Have a Drink
Wednesday, October 30, 2019
Simon Peter then, having a sword, drew it and struck the high priest’s slave, and cut off his right ear; and the slave’s name was Malchus. So Jesus said to Peter, “Put the sword into the sheath; the cup which the Father has given Me, shall I not drink it?” John 18:10-11
There is a lot we could focus on here in John 18, from Peter’s reckless but admirable loyalty to Christ to Judas’ surprising and unforgettable betrayal, but I don’t want us to miss what Jesus is saying in verse 11. His allusion to a cup is deeply significant.
This particular cup is used explicitly in Scripture to illustrate God’s righteous indignation toward sin. When Babylon captured Jerusalem, God says that His people drank from the “cup of His anger” (Isaiah 51:17). In Jeremiah 25:15-17, the prophet describes God’s wrath against the nations as a “cup of the wine of wrath.”
No wonder we find Jesus in the Garden of Gethsemane, asking the Father to take the cup away from Him (Luke 22:42). The anguish in His soul is so devastating that he actually sweats droplets of blood. This is no mere cup of suffering; after all, Jesus suffered His whole life. This cup represents utter separation from God.
That’s what makes Jesus’ submission here all the more profound. He drank the bitterest cup ever known to man—worse than losing a loved one, or being abused or robbed, or going bankrupt, or being betrayed, or being maligned by friends. Jesus accepts the worst kind of suffering possible, and in so doing sets an unforgettable example to us all.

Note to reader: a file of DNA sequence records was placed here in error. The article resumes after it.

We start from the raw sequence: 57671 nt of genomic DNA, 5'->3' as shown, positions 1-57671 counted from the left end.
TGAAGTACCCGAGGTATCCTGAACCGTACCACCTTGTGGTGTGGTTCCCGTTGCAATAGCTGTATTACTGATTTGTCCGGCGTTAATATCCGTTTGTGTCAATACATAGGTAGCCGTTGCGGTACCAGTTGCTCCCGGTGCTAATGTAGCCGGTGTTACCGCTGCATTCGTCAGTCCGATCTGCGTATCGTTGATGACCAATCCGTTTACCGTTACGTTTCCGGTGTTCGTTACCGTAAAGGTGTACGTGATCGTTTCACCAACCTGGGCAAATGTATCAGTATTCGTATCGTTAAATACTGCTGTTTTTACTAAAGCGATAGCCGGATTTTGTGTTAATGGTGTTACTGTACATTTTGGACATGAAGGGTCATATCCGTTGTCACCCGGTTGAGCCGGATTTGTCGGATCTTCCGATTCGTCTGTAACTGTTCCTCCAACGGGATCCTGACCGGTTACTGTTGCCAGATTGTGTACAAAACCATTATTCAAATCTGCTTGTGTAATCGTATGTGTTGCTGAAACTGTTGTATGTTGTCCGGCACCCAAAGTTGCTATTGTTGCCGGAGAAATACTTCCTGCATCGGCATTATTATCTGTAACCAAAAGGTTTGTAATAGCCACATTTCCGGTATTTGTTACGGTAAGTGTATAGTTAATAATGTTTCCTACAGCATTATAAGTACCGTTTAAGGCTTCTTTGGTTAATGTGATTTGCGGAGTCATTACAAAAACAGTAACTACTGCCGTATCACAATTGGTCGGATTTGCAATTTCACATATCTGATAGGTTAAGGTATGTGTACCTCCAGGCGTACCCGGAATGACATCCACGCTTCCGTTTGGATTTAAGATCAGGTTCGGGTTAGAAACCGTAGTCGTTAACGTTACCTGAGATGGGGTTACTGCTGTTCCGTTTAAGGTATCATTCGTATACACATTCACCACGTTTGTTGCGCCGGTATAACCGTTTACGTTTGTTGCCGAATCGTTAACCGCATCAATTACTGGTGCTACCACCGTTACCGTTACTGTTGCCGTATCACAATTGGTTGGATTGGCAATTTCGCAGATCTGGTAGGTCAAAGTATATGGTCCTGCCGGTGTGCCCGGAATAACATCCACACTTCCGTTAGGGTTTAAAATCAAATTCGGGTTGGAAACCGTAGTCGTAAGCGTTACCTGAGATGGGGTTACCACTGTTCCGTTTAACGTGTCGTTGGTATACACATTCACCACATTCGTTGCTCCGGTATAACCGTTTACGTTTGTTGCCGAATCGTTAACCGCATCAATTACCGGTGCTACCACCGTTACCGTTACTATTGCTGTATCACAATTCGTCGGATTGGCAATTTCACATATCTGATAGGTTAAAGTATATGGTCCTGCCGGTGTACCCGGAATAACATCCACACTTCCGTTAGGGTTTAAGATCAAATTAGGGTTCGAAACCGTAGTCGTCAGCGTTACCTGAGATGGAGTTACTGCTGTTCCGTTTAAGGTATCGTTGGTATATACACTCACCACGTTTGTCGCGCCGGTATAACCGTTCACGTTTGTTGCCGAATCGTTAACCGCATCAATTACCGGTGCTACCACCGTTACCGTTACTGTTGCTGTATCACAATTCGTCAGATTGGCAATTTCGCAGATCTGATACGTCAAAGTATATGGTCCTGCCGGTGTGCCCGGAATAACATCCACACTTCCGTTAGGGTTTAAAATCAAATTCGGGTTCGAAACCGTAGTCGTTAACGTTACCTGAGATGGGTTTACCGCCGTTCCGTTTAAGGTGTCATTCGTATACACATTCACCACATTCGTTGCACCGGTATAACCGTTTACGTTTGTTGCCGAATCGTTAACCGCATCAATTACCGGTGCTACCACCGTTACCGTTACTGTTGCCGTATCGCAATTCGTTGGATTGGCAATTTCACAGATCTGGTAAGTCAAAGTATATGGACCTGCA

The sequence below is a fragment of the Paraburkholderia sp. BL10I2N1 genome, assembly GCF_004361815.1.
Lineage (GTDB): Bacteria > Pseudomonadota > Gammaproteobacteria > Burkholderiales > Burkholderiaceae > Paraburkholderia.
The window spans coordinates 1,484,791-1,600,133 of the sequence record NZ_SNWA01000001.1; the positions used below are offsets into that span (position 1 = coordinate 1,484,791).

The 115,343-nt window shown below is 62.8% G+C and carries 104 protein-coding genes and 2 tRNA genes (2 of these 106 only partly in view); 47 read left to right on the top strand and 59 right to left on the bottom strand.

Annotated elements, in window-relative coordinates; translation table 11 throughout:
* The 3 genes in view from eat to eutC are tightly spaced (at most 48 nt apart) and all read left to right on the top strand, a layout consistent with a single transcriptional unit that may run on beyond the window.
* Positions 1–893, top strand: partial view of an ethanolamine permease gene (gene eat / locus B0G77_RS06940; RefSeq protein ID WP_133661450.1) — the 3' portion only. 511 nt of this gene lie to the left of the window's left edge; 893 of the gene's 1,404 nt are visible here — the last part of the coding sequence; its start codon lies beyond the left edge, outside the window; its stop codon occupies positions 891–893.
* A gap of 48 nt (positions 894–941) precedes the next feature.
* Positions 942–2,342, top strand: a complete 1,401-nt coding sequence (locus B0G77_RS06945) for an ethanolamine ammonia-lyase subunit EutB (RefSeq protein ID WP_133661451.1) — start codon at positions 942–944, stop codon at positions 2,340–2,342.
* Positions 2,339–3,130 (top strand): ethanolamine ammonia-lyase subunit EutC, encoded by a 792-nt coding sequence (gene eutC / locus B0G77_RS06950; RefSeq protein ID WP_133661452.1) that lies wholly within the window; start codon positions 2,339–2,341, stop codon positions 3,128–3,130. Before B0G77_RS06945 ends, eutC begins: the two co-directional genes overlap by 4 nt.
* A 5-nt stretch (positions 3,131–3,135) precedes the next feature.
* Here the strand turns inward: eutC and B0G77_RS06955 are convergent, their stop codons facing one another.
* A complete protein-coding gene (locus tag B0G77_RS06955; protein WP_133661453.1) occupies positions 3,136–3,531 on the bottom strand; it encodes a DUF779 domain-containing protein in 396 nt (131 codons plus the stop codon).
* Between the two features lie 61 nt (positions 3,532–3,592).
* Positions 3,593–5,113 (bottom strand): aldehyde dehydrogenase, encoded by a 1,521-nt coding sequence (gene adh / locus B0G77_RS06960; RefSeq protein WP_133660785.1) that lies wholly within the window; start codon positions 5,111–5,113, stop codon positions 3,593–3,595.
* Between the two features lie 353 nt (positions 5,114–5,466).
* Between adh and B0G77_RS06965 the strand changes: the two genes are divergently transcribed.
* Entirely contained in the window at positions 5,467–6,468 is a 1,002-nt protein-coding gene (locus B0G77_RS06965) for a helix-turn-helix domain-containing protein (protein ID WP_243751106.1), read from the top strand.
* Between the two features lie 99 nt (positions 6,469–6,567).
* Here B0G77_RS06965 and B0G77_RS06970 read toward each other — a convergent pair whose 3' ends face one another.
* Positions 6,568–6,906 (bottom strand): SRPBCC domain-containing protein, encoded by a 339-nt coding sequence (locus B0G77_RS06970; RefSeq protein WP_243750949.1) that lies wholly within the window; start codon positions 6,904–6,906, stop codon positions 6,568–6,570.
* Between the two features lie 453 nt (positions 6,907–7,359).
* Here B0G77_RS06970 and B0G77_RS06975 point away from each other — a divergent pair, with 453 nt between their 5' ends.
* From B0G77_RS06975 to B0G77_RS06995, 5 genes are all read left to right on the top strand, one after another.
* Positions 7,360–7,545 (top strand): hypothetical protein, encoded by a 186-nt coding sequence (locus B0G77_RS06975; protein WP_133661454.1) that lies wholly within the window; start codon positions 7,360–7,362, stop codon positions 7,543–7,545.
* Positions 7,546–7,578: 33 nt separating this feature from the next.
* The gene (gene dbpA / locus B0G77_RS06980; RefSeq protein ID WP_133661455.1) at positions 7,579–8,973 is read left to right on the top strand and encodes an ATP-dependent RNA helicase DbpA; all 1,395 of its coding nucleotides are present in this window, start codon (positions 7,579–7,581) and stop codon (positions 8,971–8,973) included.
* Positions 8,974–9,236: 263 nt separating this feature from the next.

He didn’t take one sip, spit it out and walk away. In the words of Spurgeon, “He drank damnation dry.” Not just damnation in general, but yours and mine.
That’s why Jesus can tell Peter to put down his sword. He didn’t need Peter’s help, any more than He needs ours. Peter can only bring more death. Jesus will bring an end to death itself.
And don’t miss the fact that our Savior looks past His betraying disciple, past the ignorant Roman guards, past the unholy Sanhedrin, and past the devil himself to point to the hand of His Father. “This cup,” He effectively tells Peter, “is from my Father.”
In our study of John 17 we looked at the significance of that title, “Father,” and it is equally as significant in this passage. It’s as if Jesus is saying, “Peter, this painful, yet righteously poured cup of wrath is not offered by a cruel, unfeeling God; it isn’t poured out by some jeering, monstrous deity high in the heavens. It is given by a good and loving Father who has a glorious purpose in mind.”
Remember that today. As C.S Lewis wisely says, “At the heart of an obedient life is submission to the sovereignty of God.”
Look beyond your own trials today and see the loving hand that holds them all. However bitter your cup seems to be, your Father, a God who loves you so much that He sent His only Son to die in your stead, has a wonderful purpose in mind.
Trust Him in your time of distress and need . . . just as Jesus modeled for us here in John 18.